{¶ 13} R.C. 5321.17(B) provides that “the landlord or the tenant may terminate or fail to renew a month-to-month tenancy by notice given at least thirty days prior to the periodic rental date.” If a tenant fails to give the landlord the required 30–days notice of his intent to terminate the month-to-month tenancy, R.C. 5321.16(B) and 5321.17(B) allow a landlord to apply the security deposit to the amount due for rent. Barran v. Kinas, 8th Dist. Cuyahoga No. 85085, 2005-Ohio-2002, 2005 WL 991690, ¶ 15, citing Bowman v. Community Mgt. Corp., 14 Ohio App.3d 31, 469 N.E.2d 1038 (1st Dist.1984), syllabus, and Fenell v. Mayflower Manor Apts., 9th Dist. Summit No. 17224, 1995 WL 699919 (Nov. 29, 1995).

{¶ 14} Adams provided Re/Max with approximately five days notice that she would be vacating the premises. This notice was insufficient pursuant to both her lease agreement and R.C. 5321.16(B).

{¶ 15} Adams argues that because her renewal letter stated that a renewed term lease or conversion to a month-to-month tenancy would be effective May 1, 2017, her April 26, 2017 response to Re/Max was sufficient notice. We disagree.

{¶ 16} Adams's argument is based on a misinterpretation of the renewal letter. The letter did not state that a renewed lease would be effective May 1, 2017, as Adams contends. It stated that her increased rent would be effective May 1, 2017. Adams's interpretation of the renewal letter does not account for the month of April 2017. Because her lease term ended on March 31, an effective date of May 1 for a new lease omits the month of April from either agreement. Adams's argument seems to imply that she believed that her lease agreement was somehow extended through April without explaining how or when that occurred.

{¶ 17} We note that neither renewal letter Re/Max sent to Adams included a date by which she must respond. We agree with the lower court that this likely created confusion. We disagree, however, that such confusion released Adams from her obligation as a holdover tenant to provide Re/Max with 30 days notice of her intent to vacate the premises. Therefore, we find that the lower court erred in determining that Adams was not required to provide Re/Max 30 days notice and was therefore entitled to her security deposit. Re/Max's second of assignment of error is moot.

{¶ 18} This cause is reversed and remanded to the lower court for further proceedings consistent with this opinion.

{¶ 19} I respectfully dissent. I would affirm the trial court's decision ordering Re/Max to return Adams's security deposit.

{¶ 20} I find the 30–day notice requirement under the original lease and R.C. 5321.16(B) inapplicable to the instant case because Re/Max's March 9, 2017 letter modified a material term of the existing lease agreement by demanding a rent increase. Accordingly, the letter constituted notice of Re/Max's intent to terminate the holdover tenancy as well as an offer to create a new lease as of May 2017. I agree with the trial court's reasoning that Re/Max's failure to include a date by which Adams must respond to the letter was “misleading.” As the trial court aptly noted, “there is no indication in Re/Max's letter stating a date by which [Adams] should notify [Re/Max that she was] going or staying.”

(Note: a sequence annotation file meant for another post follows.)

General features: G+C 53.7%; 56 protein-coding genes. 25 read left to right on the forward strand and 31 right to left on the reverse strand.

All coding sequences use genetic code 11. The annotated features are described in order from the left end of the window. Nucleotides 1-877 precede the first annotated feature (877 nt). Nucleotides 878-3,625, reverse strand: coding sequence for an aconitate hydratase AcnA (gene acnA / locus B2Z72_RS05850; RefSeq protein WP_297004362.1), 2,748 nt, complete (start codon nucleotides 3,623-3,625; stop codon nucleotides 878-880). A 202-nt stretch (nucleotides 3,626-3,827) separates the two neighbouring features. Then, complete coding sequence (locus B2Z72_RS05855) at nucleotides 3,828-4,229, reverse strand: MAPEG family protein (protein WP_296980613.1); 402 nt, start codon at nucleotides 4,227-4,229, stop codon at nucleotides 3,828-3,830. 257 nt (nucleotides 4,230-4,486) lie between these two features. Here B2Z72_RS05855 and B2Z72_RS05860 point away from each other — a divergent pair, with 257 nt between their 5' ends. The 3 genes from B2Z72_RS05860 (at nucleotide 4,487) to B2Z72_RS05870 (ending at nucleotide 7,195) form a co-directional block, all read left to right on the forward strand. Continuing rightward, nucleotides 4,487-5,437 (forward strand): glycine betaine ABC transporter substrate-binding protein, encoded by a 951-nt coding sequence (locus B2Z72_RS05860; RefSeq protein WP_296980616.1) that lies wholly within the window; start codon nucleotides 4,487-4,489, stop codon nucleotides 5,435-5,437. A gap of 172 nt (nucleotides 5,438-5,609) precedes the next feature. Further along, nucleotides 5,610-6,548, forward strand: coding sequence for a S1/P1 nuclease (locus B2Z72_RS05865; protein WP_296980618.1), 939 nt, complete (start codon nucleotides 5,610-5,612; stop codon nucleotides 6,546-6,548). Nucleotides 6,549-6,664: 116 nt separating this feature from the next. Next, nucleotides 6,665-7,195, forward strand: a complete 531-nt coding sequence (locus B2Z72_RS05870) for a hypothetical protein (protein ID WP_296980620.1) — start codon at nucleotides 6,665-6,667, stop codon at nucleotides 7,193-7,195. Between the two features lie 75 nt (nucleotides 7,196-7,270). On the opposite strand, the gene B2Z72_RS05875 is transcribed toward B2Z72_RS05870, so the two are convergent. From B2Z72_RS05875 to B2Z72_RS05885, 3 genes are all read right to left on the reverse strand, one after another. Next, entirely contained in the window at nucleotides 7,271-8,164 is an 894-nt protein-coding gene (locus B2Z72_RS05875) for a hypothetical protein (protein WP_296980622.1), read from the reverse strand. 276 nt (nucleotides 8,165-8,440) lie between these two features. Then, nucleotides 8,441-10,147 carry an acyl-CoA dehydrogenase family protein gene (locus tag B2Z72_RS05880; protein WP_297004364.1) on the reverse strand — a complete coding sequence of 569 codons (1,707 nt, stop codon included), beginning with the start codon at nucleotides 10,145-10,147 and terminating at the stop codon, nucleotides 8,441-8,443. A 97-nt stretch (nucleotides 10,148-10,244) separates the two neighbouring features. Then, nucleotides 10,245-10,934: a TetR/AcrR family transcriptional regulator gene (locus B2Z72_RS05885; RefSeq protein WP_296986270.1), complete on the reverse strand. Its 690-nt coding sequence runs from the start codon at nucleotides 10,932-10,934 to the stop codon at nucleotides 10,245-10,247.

{¶ 21} I find Cameron v. Chateau Invest. Co., 9th Dist. Summit No. 15634, 1992 WL 357320 (Nov. 25, 1992), instructive. In Cameron, the Ninth District Court of Appeals considered a similar letter from a landlord to the tenant, which was sent prior to the expiration of the lease term. Id. at *2. The letter requested the tenant renew the lease at an increased monthly rent. Id. The original lease included an automatic renewal provision under which the lease would be renewed for another year unless either the landlord (Chateau) or the tenant (Cameron) provided the other with written notice of termination at least 45 days prior to the end of the current lease term. Id. Chateau sent the letter to Cameron more than 45 days prior to the end of the lease term, requesting her response within 20 days. Id. The letter gave Cameron the option to renew for an additional year with a rent increase, or “in the event that [Cameron chose] not to renew * * * [she] would be considered a month-to-month tenant” at the new increased rent plus “a $20.00 per month premium.” Id. The letter advised Cameron “[a]ll tenants are required to give written notice thirty (30) days before vacating. Failure on your part to sign this Lease renewal does not serve as notice to the Landlord of your intention to move at the expiration of the present Lease. ” Id. at *3.

{¶ 22} Cameron never returned Chateau's letter. Instead, Cameron sent her own letter to Chateau 15 days prior to the expiration of the lease term informing Chateau of her intention to vacate the premises on the last day of the lease term. Chateau informed Cameron this was insufficient notice to terminate the lease and retained her security deposit to cover the additional month's rent, without submitting a list of deductions.

{¶ 23} The Ninth District construed this “renewal” letter as the landlord's notice that the existing lease would terminate at the end of the current rental term. The court explained “absent acceptance of these new terms, [i.e. lease renewal or holdover tenancy with rent increases,] Cameron would not have been entitled to hold over under the terms of the original lease.”

{¶ 24} Likewise, in the present case, I find that Re/Max's letter demanding Adams accept a rent increase as of May 1, 2017, was notice that it would no longer allow her to hold over after the month of April 2017 under previously agreed terms. Re/Max's letter provided Adams with four options: (1) renew her lease for a 12–month term, (2) renew her lease for a 6–month period, (3) convert her current lease to a month-to-month tenancy, or (4) move and vacate the property. The lease renewal and month-to-month tenancy options all provided for increased monthly rent, at varying rates, effective May 1, 2017.

{¶ 25} Re/Max's letter is dated March 9, 2017, only 22 days before the March 31, 2017 expiration of the second lease term. The letter did not provide a date by which Adams was to respond. Under the majority's reasoning, Adams had only a 22–day period in which to reject the rent increase effective May 1, 2017. Notably, Re/Max's letter does not reference the 30–day termination notice required by the lease.

{¶ 26} Adams chose the fourth option which specifically provided:

[I] plan to move and submit this letter as [my] written notice that [I] will vacate the property, surrender keys/possession, and provide a forwarding address no later than _.

{¶ 27} In the blank space provided Adams filled in May 1, 2017. She initialed and signed the form April 26, 2017. Adams provided five-days notice before May 1, 2017, that she rejected Re/Max's offer. This was sufficient under the terms of the letter, which did not require Adams to respond by any specific date.

{¶ 28} Based on the foregoing, I find that Re/Max wrongfully withheld Adams's security deposit because Re/Max terminated the holdover tenancy.

{¶ 29} Accordingly, I would affirm the decision of the trial court.



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ADAMS v. RELMAX (2018)

Docket No: No. 106142

Decided: May 03, 2018

Court: Court of Appeals of Ohio, Eighth District, Cuyahoga County.